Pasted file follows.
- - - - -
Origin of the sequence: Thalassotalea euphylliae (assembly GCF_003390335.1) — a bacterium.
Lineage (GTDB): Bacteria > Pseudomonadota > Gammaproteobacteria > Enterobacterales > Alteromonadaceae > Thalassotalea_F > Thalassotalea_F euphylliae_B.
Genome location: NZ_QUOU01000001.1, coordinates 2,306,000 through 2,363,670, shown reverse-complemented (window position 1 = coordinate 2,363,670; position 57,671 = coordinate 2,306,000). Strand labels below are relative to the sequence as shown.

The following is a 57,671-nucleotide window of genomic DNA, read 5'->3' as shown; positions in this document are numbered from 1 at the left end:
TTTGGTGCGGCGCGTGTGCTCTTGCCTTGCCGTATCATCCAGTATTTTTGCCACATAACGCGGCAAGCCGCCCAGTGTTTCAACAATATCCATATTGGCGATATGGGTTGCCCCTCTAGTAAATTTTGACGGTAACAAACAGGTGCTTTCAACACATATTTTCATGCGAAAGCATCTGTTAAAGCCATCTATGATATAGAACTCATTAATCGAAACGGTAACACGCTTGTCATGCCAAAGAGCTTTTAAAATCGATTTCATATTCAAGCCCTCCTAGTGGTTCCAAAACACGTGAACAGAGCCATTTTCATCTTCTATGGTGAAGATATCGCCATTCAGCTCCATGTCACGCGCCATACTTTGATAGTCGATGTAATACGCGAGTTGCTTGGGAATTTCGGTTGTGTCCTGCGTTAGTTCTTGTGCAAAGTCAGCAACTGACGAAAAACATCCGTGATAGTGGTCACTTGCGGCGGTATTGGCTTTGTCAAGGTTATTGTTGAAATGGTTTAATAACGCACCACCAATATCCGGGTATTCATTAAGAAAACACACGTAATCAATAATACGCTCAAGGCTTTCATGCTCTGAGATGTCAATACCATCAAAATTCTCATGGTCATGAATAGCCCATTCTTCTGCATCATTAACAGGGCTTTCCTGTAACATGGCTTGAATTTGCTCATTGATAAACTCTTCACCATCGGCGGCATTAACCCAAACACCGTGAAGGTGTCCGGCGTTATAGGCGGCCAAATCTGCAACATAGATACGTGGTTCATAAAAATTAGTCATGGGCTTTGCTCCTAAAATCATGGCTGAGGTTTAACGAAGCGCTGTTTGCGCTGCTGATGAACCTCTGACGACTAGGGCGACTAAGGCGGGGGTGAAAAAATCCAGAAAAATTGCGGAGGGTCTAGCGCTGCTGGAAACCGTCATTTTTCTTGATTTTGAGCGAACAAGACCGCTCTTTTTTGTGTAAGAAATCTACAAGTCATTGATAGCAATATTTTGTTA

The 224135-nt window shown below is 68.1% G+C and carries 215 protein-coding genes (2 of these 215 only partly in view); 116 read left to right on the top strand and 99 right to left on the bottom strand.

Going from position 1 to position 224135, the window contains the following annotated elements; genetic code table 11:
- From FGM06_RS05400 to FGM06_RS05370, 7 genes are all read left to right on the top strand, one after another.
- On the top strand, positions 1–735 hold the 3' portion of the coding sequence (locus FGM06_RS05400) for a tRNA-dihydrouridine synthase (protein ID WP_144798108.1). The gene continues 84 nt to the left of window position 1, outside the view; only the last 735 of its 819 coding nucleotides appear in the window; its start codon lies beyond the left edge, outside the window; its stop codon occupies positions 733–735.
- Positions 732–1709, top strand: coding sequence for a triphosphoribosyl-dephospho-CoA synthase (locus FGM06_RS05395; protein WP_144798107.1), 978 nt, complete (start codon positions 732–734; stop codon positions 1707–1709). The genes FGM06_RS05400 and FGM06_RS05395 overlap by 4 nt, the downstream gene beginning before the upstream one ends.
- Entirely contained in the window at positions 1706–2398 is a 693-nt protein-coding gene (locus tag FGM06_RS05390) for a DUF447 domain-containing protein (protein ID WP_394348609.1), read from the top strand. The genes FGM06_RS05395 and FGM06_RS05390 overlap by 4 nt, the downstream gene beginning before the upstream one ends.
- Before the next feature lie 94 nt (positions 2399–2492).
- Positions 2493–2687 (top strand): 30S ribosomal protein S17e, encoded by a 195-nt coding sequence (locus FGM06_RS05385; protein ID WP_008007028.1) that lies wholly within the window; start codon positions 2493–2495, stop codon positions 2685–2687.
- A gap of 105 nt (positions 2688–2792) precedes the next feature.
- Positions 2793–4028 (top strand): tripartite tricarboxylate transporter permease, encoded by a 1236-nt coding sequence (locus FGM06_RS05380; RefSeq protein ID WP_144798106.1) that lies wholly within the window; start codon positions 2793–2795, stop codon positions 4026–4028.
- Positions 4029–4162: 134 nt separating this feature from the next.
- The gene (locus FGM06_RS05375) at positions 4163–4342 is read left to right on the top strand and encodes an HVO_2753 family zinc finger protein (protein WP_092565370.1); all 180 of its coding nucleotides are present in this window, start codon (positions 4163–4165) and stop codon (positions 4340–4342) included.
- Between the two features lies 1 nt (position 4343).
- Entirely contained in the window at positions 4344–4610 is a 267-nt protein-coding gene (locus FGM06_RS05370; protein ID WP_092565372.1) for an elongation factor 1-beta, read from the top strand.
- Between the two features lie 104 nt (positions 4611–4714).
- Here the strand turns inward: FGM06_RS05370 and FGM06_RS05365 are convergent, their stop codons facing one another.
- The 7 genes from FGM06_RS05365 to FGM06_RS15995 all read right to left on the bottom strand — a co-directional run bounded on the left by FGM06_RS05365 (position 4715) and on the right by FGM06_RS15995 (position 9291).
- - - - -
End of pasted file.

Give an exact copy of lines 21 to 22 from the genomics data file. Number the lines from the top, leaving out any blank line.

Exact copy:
- Here the strand turns inward: FGM06_RS05370 and FGM06_RS05365 are convergent, their stop codons facing one another.
- The 7 genes from FGM06_RS05365 to FGM06_RS15995 all read right to left on the bottom strand — a co-directional run bounded on the left by FGM06_RS05365 (position 4715) and on the right by FGM06_RS15995 (position 9291).